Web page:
When that happens, the Greenshirts, more often than not, set themselves up for deep runs at the very least. Now in their full stride and having turned things around, Pakistan do not get pegged back. The routine setback against India doesn’t count and the one that eventually knocks them out doesn’t either.
Of course, there exists a type of team that puts the brakes on a resurgent Pakistan side again but with all due respect, the Sri Lankans don’t fit that profile. Certainly not this Sri Lanka.
Although one of the most competitive sides in world cricket, the islanders have never really struck fear in Pakistan. Not even in world cups where the Men in Green are at times so there-for-the-taking that the opponents do not even have to try. Just ask the Windies who only had to show up and bowl legal deliveries. Pakistani batsmen did the rest.
Sri Lanka do not get such freebies against Pakistan, because as mentioned, they do not fit the profile for their finicky opponents.
The islanders do not possess tall pacers like the West Indies; they are not arch-rivals like India; they are not unbelievably good like the Australians; and they are not underdogs like Afghanistan.
Sri Lanka are a rarity in that they have managed to slip through the net of all the type of teams that can expose the vulnerabilities of Pakistan.
Not buying the narrative? How about the fact that Pakistan are 7-0 against Sri Lanka in World Cup matches. Not once have the Lankans been able to get the better of Pakistan.
Pakistan’s dominance over Sri Lanka is not just limited to the 50-over world cups. When in need of World T20 title in 2009, it were Sri Lanka that got beat in the final. And when Sarfaraz Ahmed’s men required a victory to stay alive in the Champions Trophy 2017, it were again the Lankans who made the sacrifice.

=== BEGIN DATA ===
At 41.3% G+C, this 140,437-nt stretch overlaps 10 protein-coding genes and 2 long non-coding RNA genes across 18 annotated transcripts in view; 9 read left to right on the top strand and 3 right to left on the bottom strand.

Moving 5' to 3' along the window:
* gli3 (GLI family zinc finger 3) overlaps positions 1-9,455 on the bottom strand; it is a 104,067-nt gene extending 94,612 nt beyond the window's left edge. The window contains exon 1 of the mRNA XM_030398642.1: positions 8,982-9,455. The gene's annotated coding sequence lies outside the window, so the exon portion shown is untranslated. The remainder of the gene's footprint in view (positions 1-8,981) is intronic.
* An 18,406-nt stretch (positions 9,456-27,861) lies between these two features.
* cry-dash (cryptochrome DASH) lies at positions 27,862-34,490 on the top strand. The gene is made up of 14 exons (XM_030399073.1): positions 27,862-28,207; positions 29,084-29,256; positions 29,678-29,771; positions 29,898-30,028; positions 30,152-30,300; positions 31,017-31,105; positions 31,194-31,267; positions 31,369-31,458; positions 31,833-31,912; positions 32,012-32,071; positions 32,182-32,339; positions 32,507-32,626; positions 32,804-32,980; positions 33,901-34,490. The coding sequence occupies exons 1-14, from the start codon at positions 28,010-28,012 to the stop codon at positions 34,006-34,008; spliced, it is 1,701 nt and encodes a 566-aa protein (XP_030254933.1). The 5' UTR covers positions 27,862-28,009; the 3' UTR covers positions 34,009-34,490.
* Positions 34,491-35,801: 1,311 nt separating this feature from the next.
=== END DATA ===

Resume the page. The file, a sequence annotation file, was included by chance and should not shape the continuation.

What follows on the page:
It absolutely won’t be inaccurate to say that without Sri Lanka, Pakistan would not have had any of their three major trophies.
What makes the matters even worse for Sri Lanka is that Pakistan’s remarkable record against them was made during their better days. The team’s current rendition is perhaps their weakest since the late 80s/early 90s.
Just to give you an idea: their best batsman is Angelo Mathews who has two ducks in as many outings this World Cup. They still have in their ranks and rely on 35-year-old Lasith Malinga, who by his own admission has been both physically and mentally knackered from cricket.
Their strength always has been spinners. And guess what Pakistani batsmen’s strength also has always been? Hint: it rhymes with “win”.
The Sri Lankans, for some strange reason, also always seem to carry an unusually large number of lefties. The current line-up has four. Pakistan also always seem to possess at least a couple part-time off-spinners. The current side has two.
From top to bottom, from past to present, and from stats to subjective observations, Pakistan are just a bad stylistic match for Sri Lanka.
In fact, the greatest threat that Pakistan have in today’s encounter is not by a Sri Lankan player but the biggest player sat above. If the heavens open up, of which there is a 90 per cent chance, the teams will have to share a point each, which would be a point lost for Pakistan.
Had their position been a little secure, this would have been the ideal opponent to test a few reserves against. But Pakistan still, despite the feel-good win over England, are third from bottom. If anyone, then one of Imad Wasim and Haris Sohail could be brought in to replace Asif Ali, whose promise of late burst of boundaries may not be needed against a weak Sri Lanka side.
Sri Lanka are also coming on the back of a win but theirs was against Afghanistan and much less impressive than Pakistan’s over England. Some tweaking could be done, particularly to shore up the failing batting unit.
With all that’s written above, there is no way one can back Sri Lanka here. The hosts take this one. Perhaps not too comfortably but they take it.